WASHINGTON — U.S. Republicans and Democrats alike claim to support fiscal responsibility, but you wouldn’t know it from the defense budget. The House-Senate Conference Committee has approved $8 billion in budget authority for next year — $8.3 billion more than requested by the Clinton administration, whose own proposal was larded with pork.
The Pentagon and its allies have been arguing that the military is starved for funds. Yet the defense budget, adjusted for inflation, remains at the level of 1980, when there was a Cold War, Soviet Union and Warsaw Pact. Congress has only repealed the Reagan military build-up.
Personnel retention and service readiness have been suffering, but not because of inadequate spending. The problem is the administration’s promiscuous deployment of U.S. forces for frivolous purposes — to Somalia, Haiti, Bosnia, Kosovo and more.
There is more than enough money available to maintain service quality. Unfortunately, the funds are being squandered to subsidize businessmen and reelect congressmen.
As William Hartung of the World Policy Institute points out in a new study for the Cato Institute, the federal government spent $7.9 billion in 1996 (the most recent year for which all figures are available) to promote $12 billion worth of global arms sales. Federal research-and-development subsidies underwrite not only Pentagon weapons purchases but also profitable foreign exports. Moreover, a sizable share of the $120 billion in procurement is wasted on arms that even the Pentagon doesn’t want.
Export subsidies are one special-interest Pentagon boondoggle. Through the Foreign Military Financing Program, the Defense Department has given grants and loans to Albania, Bulgaria, Cambodia, Egypt, Estonia, Greece, Israel, Kyrgyzstan, Macedonia, Russia, Turkey, Uzbekistan and numerous other nations to buy U.S. weapons. There are also loan guarantees from the Defense Export Loan Guarantee Fund; the Foreign Military Sales program has provided loans (many of which have been written off) and grants for the purchase of U.S. weapons.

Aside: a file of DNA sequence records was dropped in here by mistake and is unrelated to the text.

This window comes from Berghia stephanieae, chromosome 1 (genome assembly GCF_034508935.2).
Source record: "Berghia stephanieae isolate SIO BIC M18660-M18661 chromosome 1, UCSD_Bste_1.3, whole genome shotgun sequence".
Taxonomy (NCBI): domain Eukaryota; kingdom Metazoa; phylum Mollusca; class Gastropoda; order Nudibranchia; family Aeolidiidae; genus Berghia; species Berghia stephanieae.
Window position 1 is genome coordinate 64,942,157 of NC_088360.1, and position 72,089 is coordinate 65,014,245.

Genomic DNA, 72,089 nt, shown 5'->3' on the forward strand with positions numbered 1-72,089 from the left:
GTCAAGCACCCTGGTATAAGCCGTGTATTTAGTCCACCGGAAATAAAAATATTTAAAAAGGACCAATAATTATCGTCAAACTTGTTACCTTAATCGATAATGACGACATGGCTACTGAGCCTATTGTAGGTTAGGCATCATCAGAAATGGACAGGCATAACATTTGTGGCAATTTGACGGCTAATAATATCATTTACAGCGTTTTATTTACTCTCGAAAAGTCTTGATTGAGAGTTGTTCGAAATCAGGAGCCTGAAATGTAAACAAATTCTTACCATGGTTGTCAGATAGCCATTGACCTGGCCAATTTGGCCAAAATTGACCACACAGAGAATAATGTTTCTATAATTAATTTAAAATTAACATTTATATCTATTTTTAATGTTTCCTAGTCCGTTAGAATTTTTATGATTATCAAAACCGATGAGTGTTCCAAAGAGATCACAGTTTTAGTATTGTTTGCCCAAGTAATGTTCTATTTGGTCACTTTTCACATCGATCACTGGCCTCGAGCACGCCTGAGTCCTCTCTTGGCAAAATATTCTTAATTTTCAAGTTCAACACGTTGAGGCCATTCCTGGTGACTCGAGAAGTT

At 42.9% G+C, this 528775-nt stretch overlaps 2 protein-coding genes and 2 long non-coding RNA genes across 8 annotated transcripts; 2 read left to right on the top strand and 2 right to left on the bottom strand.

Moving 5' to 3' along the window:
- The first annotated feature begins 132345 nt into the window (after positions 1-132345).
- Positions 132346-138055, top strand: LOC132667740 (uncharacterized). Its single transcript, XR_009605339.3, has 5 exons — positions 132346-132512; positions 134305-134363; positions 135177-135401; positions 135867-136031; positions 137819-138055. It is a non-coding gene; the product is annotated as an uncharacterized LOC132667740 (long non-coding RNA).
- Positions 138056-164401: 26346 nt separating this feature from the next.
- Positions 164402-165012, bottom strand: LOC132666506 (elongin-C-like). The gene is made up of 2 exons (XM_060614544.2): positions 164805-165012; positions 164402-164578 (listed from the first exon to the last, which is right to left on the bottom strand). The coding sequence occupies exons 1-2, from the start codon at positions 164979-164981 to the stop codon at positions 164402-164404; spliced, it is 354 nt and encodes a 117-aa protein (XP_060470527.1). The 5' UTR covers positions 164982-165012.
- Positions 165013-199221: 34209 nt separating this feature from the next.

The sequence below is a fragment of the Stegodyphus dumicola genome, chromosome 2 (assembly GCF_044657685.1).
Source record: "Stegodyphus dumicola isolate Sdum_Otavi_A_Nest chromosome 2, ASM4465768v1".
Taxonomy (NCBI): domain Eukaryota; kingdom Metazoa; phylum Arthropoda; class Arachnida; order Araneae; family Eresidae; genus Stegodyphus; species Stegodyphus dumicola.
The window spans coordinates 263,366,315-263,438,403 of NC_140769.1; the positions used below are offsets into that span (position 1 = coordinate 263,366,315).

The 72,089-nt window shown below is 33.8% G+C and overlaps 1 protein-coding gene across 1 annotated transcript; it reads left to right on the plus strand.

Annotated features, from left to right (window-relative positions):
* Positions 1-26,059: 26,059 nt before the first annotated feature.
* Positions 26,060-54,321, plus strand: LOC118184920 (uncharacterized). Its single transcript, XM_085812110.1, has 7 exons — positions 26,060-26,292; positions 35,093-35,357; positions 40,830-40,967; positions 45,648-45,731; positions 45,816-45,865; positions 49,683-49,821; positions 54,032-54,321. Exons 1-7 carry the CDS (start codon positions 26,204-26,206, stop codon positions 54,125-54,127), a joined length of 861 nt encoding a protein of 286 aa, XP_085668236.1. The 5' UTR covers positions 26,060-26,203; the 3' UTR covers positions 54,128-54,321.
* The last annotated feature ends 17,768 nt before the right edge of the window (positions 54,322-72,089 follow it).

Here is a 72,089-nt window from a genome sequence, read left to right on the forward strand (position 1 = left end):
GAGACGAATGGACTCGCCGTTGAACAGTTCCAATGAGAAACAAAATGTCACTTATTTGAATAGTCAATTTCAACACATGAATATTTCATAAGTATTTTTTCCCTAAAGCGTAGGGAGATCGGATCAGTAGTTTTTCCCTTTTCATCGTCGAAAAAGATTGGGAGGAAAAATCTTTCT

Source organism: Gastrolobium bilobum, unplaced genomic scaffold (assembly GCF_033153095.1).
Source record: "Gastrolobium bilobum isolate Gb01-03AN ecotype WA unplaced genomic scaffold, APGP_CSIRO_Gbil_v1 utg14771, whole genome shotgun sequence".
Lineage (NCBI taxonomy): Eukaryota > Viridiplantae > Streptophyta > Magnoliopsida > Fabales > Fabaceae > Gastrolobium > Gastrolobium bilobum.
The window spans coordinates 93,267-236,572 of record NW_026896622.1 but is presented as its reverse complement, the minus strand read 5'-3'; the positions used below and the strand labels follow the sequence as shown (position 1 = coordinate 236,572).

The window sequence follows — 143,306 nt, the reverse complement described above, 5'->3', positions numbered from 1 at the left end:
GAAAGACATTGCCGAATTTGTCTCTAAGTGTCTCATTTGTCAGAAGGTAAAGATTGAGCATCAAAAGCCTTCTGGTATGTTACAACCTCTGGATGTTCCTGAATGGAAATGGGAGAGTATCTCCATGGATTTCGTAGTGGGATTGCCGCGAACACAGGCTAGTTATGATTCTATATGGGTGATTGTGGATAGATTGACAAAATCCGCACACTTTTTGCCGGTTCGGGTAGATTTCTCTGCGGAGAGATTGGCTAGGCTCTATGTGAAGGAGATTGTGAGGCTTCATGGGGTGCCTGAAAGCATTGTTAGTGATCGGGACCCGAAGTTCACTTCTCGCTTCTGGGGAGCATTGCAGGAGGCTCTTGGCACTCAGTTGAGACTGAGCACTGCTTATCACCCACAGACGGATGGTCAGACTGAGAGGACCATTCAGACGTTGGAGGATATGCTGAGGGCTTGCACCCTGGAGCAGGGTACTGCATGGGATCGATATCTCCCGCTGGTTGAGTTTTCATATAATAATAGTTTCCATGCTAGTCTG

Between 1990 and 1995, the Pentagon dumped as gifts, or at deep discounts, weapons that originally cost $8.7 billion. The beneficiaries of this largess included Australia, one of Asia’s wealthiest countries (Canberra paid about 10 cents on the dollar for the arms). The Federation of American Scientists complained, “The services appear to be giving away still useful equipment to justify procurement of new weaponry.”
Equally expensive is the pork that permeates weapons procurement. The Pentagon buys about $120 billion in goods and services every year, creating an enormous honey pot for legislators and interest groups.
According to Hartung, Congress added $30 billion to Pentagon requests over the last four years, “mostly for big-ticket weapons systems built in the districts or states of congressional leaders or members of key committees” (primarily self-proclaimed fiscal conservative Republican members, it should be noted).
While overall procurement spending fell between 1986 and 1996, nine states increased the amount they collected in Pentagon contracts. These states — such as South Carolina, Virginia, and West Virginia — are represented by particularly influential legislators.
In announcing the congressional conference committee’s agreement on $288.8 billion in budget authority for fiscal year 2000, House Armed Services Committee Chairman Floyd Spence explained, “Despite our best efforts . . ., we are only managing the growing risks to our national security, not eliminating them. Absent a long-term, sustained commitment to revitalizing America’s armed forces, we will continue to run the inevitable risks that come from asking our troops to do more with less.”
Instead of spending more, Washington should ask its troops to do less. The U.S. need not defend prosperous and populous allies. It need not try to put Humpty-Dumpty nations back together. Moreover, Congress should spend military dollars more efficiently. All pork wastes taxpayer funds. Pentagon pork also weakens America’s defense. By exercising a little more fiscal responsibility, Congress could end up saving the lives of U.S. servicemen and -women.
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